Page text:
Teaching your puppy not to bite is all about understanding what triggers your pup to want to bite in the first place, and getting ahead of those urges and instincts to help deter from causing pain and upset.
Why is my puppy biting me?
If your puppy is biting your ankles, feet, fingers or hands – you’re certainly not alone. Sunny even bit our faces a few times in the early months!
Thing is, puppies bite ALOT while they are still getting to know the world around them. It’s simply their way of discovering the world and learning what certain objects feel like, and if they are good enough to chew on.
It can be a real challenge to teach your puppy not to bite, when biting is their natural way of communication and exploration.
Puppies will bite most often when being picked up, while they are being stroked or petted, or during play time. While biting is a normal and natural behaviour for a puppy to communicate and play with, you really don’t want it to become an everyday habit.
As a new puppy parent, you have a responsibility to teach your puppy not to bite things they shouldn’t – including objects, other animals and people.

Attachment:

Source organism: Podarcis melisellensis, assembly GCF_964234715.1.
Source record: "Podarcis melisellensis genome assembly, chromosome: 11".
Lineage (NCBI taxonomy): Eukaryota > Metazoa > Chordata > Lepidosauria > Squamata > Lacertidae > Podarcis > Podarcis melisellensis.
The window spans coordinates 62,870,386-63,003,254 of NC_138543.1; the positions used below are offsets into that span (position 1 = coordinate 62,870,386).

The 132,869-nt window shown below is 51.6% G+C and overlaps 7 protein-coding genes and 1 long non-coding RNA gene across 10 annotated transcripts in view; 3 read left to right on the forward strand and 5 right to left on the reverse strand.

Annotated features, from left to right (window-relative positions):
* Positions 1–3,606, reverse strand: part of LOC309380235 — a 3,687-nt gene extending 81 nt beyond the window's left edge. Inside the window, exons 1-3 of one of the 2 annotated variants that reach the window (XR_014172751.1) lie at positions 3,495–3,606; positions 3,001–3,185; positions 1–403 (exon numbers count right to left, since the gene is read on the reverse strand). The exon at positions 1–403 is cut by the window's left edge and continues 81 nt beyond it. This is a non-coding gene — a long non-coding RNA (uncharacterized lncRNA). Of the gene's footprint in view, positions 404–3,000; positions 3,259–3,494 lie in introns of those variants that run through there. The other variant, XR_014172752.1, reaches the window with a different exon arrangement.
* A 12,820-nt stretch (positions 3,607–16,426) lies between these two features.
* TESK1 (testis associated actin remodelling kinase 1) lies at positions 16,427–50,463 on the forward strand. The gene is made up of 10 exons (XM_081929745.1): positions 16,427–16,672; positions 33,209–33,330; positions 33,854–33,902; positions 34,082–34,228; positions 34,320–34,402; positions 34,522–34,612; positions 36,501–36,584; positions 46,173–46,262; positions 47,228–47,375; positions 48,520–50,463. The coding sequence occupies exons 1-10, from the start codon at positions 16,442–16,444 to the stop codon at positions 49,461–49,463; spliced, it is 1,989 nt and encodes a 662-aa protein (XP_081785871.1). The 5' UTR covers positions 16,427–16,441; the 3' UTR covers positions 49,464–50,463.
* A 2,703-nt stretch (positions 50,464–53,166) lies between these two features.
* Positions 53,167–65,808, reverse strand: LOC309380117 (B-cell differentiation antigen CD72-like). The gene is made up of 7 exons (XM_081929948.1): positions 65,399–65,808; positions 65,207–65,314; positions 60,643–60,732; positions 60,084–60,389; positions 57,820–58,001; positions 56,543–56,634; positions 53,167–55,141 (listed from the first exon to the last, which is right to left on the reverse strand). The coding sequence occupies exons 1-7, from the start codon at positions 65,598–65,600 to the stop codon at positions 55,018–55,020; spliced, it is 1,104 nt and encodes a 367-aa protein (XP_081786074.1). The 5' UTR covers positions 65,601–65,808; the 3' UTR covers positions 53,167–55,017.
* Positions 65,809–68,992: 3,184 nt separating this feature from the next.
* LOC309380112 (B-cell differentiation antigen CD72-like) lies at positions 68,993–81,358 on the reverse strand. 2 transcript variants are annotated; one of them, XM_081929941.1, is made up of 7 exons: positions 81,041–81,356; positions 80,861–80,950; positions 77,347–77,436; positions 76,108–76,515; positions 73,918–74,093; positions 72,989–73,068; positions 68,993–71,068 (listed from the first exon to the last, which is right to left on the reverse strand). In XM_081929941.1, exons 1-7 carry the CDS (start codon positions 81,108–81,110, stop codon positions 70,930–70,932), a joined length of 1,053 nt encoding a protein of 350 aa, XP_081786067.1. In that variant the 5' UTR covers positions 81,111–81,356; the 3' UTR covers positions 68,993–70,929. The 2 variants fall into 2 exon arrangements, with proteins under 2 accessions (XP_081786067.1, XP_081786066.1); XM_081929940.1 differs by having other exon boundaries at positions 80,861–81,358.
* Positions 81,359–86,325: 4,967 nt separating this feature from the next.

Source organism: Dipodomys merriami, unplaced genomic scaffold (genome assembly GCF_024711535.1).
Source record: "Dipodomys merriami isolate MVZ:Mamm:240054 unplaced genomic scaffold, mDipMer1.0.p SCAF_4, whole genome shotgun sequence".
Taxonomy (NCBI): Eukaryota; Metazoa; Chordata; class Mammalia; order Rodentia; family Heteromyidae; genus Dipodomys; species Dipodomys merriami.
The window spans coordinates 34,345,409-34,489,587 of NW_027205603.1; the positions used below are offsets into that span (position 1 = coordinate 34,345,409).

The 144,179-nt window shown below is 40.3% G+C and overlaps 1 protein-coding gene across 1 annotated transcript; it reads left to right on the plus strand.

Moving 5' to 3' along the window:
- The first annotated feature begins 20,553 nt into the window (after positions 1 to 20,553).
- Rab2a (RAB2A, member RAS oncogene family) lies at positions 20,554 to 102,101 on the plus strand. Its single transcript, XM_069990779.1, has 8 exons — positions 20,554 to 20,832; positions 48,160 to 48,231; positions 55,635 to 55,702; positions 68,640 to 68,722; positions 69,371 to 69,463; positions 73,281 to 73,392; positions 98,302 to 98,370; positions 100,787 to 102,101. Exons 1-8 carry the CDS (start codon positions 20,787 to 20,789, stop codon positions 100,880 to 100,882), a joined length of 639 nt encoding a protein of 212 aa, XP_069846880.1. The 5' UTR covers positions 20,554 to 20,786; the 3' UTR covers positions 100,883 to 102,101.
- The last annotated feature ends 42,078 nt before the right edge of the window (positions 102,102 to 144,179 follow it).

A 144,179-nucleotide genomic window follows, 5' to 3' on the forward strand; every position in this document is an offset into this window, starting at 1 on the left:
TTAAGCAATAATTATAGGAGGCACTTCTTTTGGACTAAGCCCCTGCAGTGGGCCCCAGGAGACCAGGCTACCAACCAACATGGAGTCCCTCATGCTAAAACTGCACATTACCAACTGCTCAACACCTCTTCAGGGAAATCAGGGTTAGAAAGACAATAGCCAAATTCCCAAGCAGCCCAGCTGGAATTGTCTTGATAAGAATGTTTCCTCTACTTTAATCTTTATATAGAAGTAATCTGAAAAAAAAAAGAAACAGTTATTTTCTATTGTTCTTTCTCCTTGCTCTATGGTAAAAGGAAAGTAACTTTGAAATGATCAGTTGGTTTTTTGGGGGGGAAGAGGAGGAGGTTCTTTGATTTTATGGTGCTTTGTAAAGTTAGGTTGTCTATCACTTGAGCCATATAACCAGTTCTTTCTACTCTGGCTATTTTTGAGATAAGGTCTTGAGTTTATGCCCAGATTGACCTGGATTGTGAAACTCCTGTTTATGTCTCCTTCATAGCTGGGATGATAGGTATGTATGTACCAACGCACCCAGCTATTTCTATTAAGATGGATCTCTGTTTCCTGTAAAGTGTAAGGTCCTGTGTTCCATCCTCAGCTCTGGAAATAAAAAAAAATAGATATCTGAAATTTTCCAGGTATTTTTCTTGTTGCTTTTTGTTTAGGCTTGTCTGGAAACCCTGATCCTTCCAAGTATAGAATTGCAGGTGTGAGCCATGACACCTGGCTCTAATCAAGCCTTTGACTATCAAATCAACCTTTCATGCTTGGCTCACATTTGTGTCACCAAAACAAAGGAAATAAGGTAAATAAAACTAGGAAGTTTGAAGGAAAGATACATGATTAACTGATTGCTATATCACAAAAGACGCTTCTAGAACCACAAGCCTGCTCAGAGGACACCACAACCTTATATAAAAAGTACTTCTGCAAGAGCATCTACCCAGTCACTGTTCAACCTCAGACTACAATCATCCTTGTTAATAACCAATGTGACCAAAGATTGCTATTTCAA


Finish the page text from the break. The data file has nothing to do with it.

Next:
So, how can you teach your puppy not to bite and jump?
Here are some tips to train your pup to understand the difference between playful nips and harmful bites, so you can once again enjoy this special time with your new furry family member.
Top Tips: How to Stop Your Puppy Jumping and Biting
Ouch! Give the warning sound
When puppies start to grow, they usually bite as they wrestle with toys or play with other dogs. When they bite down too hard on another dog, the dog will let out a warning sound, much like a yelp or howl. This usually has the effect of snapping your pup out of its biting, therefore releasing the dog.